Sunday, February 1, 2009
Review: A Practical Guide to Ubuntu Linux (Versions 8.10 and 8.04) 2nd Ed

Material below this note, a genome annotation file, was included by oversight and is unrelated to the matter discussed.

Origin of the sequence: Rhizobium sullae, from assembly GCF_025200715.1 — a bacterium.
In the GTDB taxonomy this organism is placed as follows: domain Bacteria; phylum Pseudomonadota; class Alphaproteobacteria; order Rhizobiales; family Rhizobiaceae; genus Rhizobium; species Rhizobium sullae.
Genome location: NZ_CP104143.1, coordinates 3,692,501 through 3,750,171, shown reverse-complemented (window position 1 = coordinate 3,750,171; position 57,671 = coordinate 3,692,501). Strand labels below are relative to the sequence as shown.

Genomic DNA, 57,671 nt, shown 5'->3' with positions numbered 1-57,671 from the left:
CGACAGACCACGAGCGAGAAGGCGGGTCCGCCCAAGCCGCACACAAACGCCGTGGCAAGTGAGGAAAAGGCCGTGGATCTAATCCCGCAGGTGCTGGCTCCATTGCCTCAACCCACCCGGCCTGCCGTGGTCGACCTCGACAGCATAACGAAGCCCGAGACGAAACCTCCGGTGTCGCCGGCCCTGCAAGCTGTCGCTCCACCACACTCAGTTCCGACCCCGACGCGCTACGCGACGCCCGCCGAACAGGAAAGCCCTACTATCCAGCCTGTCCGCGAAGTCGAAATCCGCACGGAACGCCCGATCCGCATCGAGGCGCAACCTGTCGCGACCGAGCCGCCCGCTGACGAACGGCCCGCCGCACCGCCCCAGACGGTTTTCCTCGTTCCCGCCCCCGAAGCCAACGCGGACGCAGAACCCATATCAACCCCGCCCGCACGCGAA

Author: Mark G Sobell Format: Paperback, 1272 pages Publisher: Prentice Hall PTR; 2nd edition (January 9, 2009) ISBN-10: 0137003889 ISBN-13: 978-0137003884 I upgraded my Ubuntu VM to 8.10 just for this review (well, not "just" for this review, but mostly). Of course, Sobell's second edition of this "I-weigh-a-ton" tome covers both 8.04 and 8.10, but I run 8.04 on my production machine, so I figure I've got the book covered. Judging by the size of the book though, I'd have to assume that Sobell has it covered as well. But does he? Unlike Godzilla, size doesn't always matter. Let's have a look. A casual viewing of the book's back cover tells the reader that they can expect to find out just about everything there is to know about anything they can do with Ubuntu. While most folks think of Ubuntu as the most "desktop user" friendly version of Linux, and the most likely contender to chip away at Microsoft Windows' death grip on the home desktop market, there's a lot more to consider. At least according to the blurb I read, the server aspects of Ubuntu are well covered here. The list includes Apache, DNS, LDAP, NIS, and Samba, and that's just for starters. This isn't a "switch from Windows to Ubuntu Linux" text written for the average home PC user. It's, at least in theory, an "all-in-one" guide for everything you ever wanted to know about Ubuntu (but were afraid to ask). The first edition of this book was well received, at least as far as the general body of reviews is concerned. To ask "what's new?" in the second edition is answered on the front cover, since the most current releases of Ubuntu are 8.04 (Hardy Heron) and 8.10 (Intrepid Ibex). Assume then, that the only changes you'll find in this book have to do with what changed in the most recent versions of Ubuntu. The intro to the book does present an "overlap" section, but it wasn't what I expected. The material didn't cover the "overlap" between the first and second editions of this book, but between this book and another of Sobell's books, A Practical Guide to Linux Commands, Editors, and Shell Programming. Guess there's no crime in leveraging material from one Linux book to another. Is anyone out there going to read a book like this cover-to-cover? Maybe a few fanatical souls, but most people are doing to pick out just the chapters that apply to their situation. The book is written for just about everybody, from students and home users to programmers and system admins. The book is roomy enough to where it doesn't have to skimp on any of the details for the various audiences it serves. Each major part of the book could function as a publication all its own. Given that the live CD/installation DVD for 8.10 is included in the book, Sobell apparently wrote it with the "fresh install" population in mind. So much for my efforts at upgrading my 8.04 VM to 8.10 (not that it was really difficult to do). I was happy to see that the book did contain a couple of pages about upgrading from one version to another. I don't recall the first edition giving the topic that much attention. The most important piece of information that Sobell included was that certain features in the upgrade version may not be visible, as they would be on a fresh install (and I can attest to the truth of this). Since the book is written for everyone, Sobell included the very basics of installing Ubuntu, though the task of a basic install isn't particularly daunting with Ubuntu. Part II, "Getting Started with Ubuntu Linux" reads like a general primer on how to use Linux, with an emphasis on Ubuntu and the Gnome desktop (although there are instructions for installing KDE). After all, working in the bash shell and navigating the filesystem are pretty much the same across most Linux distros. Part III, "Digging into Ubuntu Linux" bores down into the X Windows System and presents more details about bash, as well as presenting an introduction to basic networking, while Part IV, "System Administration" introduces, well...system administration and Ubuntu (or Linux for the most part). Directories and the filesystem are covered again, but this time with a "management" emphasis, as well as working with the apt system and of course, CUPS printing. Part V, "Using Clients and Setting up Servers" presents Ubuntu as a server (which is a different installation path than the desktop install). This is where you'll find chapters on setting up FTP, Mail, LDAP, and DNS servers, among others. Programmers are served in Part VI, "Programming Tools", but only shell scripting and an introductory Perl programming guide are offered. Kind of a disappointment for those of us who prefer Python, but I guess you can't have everything. On the other hand, if you want to learn how to program, buy a programming book. If you find the idea of using Regular Expressions intimidating, Appendix A might offer you some comfort. Then again, it might not. While it describes what regular expressions are, I wouldn't depend on the scant ten pages here to teach you how to use them. The other four appendixes offer useful tips on how to get help in and out of Ubuntu, a brief security lesson, what FOSS is, and the 2.6 Linux kernel. I like the "Jumpstart" feature in the book, which provides the reader with an "in-a-nutshell" description on configuring various server roles, for those who just want to know "how do I do it". Each chapter is designed to teach the reader and an Exercises and Advanced Exercises list is presented to test the audience's knowledge. I would have preferred exercise questions that would have required the reader to do more "hands on" learning instead of just having to describe a process. You learn how to do something by doing it, not by talking about it. I guess in a book that's over 1200 pages long, you still can't have your cake and eat it, too. You can learn a lot from Sobell's book but you can't learn everything. To be fair, a book that could teach you everything about all of the topics this one contains, would require a forklift or Superman to lift off the floor. Some topics, such as the aforementioned Regular Expressions, are introduced in the most superficial of fashions. So are the various text editors available (vi, emacs, and so forth). Don't expect to really learn Perl programming in "Chapter 28: Perl". It'll take you more than 40 some odd pages to teach you anything practical about programming in general, let alone Perl. There's always a special challenge involved in writing a book that casts so wide a net, both in terms of audience and as far as the content it contains. Using the Perl chapter as an example, while the information is certainly valuable, there is just enough of it present to barely get you started. It could easily have been left out of the book, with no damage to those people who need to learn about Ubuntu and all its characteristics and roles. On the other hand, such a chapter could be used to guide the interested reader to other Prentice Hall books on the topic. This chapter doesn't do that, though there are a few URLs presented at the beginning of the chapter. I guess the publisher forgot that they also have Perl by Example, 4th Edition available, and the Ubuntu book's "Perl" chapter could have been used to link the reader to this more informative tome. Despite the "I-can't-cover-everything-no-matter-how-big-I am" issues with this book, it is still a worthy read for the person who wants to know about the roles Ubuntu serves and then a little more. As with the first edition, it serves as more than an Ubuntu book. It also introduces Linux and a bit on FOSS in general, as well and info on networking, Linux printing, Linux filesystems, and so on. The Sobell book will either be all that you need as far as Ubuntu is concerned, or it will inspire you to learn more about the topics of interest it just touches on. If you want to know more about the latter though, you'll just have to figure out where to look.